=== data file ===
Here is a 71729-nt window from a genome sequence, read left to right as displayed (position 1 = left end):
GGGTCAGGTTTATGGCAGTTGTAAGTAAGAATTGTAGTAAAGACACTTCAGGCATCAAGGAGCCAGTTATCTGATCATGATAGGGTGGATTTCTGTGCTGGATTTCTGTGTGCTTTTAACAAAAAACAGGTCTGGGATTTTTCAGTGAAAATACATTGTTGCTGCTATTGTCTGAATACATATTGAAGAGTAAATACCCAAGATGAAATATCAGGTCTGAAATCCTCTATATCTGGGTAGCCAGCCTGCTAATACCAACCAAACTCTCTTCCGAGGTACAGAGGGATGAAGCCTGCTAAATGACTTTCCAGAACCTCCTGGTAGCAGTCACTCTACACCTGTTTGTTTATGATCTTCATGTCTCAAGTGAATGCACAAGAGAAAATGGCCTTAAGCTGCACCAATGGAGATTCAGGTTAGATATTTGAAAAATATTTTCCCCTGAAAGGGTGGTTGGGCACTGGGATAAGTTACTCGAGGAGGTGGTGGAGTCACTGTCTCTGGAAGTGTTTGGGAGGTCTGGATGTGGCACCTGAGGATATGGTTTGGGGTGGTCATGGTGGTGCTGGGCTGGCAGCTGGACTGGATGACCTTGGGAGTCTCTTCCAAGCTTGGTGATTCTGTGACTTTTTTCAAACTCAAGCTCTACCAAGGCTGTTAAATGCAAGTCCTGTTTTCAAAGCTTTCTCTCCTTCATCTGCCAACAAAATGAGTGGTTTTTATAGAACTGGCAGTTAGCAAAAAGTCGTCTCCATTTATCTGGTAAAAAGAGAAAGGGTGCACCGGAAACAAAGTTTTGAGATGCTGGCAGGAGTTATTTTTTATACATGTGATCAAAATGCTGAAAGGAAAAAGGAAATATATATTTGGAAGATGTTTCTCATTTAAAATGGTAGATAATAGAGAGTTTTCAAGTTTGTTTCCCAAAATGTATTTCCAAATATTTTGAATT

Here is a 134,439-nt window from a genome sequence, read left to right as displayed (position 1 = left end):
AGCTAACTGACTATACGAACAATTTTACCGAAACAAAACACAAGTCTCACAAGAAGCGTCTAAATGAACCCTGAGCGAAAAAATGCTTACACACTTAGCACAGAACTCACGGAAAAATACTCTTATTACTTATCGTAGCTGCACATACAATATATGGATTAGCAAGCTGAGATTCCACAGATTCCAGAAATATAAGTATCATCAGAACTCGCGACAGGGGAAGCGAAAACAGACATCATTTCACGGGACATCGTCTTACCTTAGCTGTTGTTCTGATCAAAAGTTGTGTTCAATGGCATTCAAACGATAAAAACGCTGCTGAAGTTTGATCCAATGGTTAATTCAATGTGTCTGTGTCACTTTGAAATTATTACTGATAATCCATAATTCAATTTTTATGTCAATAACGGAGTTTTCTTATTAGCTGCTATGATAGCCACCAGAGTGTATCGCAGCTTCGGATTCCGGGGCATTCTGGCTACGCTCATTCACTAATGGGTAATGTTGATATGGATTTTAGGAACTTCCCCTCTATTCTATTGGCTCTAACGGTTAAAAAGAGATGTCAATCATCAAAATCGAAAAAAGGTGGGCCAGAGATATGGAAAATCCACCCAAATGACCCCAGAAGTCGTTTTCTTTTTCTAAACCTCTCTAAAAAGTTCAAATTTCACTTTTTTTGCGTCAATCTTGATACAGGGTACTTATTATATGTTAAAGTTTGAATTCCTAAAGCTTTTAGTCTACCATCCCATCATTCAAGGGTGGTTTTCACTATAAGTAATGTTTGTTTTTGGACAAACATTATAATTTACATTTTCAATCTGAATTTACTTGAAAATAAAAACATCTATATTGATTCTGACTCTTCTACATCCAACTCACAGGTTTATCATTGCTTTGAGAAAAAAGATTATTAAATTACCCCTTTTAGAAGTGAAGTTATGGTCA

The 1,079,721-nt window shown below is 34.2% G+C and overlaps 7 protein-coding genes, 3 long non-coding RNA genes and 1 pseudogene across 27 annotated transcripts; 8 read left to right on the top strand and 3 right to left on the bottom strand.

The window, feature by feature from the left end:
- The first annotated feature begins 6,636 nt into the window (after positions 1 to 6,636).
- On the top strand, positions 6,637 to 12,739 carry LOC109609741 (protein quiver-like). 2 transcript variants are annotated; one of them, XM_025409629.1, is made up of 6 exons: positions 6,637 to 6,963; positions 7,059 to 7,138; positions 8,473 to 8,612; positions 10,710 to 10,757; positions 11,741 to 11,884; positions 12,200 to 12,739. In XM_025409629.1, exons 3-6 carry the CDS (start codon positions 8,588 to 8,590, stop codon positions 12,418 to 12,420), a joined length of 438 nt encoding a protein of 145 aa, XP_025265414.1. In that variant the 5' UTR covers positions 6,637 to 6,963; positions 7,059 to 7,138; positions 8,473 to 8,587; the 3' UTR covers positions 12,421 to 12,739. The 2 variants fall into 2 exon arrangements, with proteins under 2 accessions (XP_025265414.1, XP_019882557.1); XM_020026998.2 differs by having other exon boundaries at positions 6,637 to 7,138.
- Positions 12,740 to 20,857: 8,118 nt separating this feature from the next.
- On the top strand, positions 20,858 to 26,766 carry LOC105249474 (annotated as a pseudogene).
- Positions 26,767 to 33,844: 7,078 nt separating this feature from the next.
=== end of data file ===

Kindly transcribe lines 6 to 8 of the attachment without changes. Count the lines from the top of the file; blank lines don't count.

The window, feature by feature from the left end:
- The first annotated feature begins 6,636 nt into the window (after positions 1 to 6,636).
- On the top strand, positions 6,637 to 12,739 carry LOC109609741 (protein quiver-like). 2 transcript variants are annotated; one of them, XM_025409629.1, is made up of 6 exons: positions 6,637 to 6,963; positions 7,059 to 7,138; positions 8,473 to 8,612; positions 10,710 to 10,757; positions 11,741 to 11,884; positions 12,200 to 12,739. In XM_025409629.1, exons 3-6 carry the CDS (start codon positions 8,588 to 8,590, stop codon positions 12,418 to 12,420), a joined length of 438 nt encoding a protein of 145 aa, XP_025265414.1. In that variant the 5' UTR covers positions 6,637 to 6,963; positions 7,059 to 7,138; positions 8,473 to 8,587; the 3' UTR covers positions 12,421 to 12,739. The 2 variants fall into 2 exon arrangements, with proteins under 2 accessions (XP_025265414.1, XP_019882557.1); XM_020026998.2 differs by having other exon boundaries at positions 6,637 to 7,138.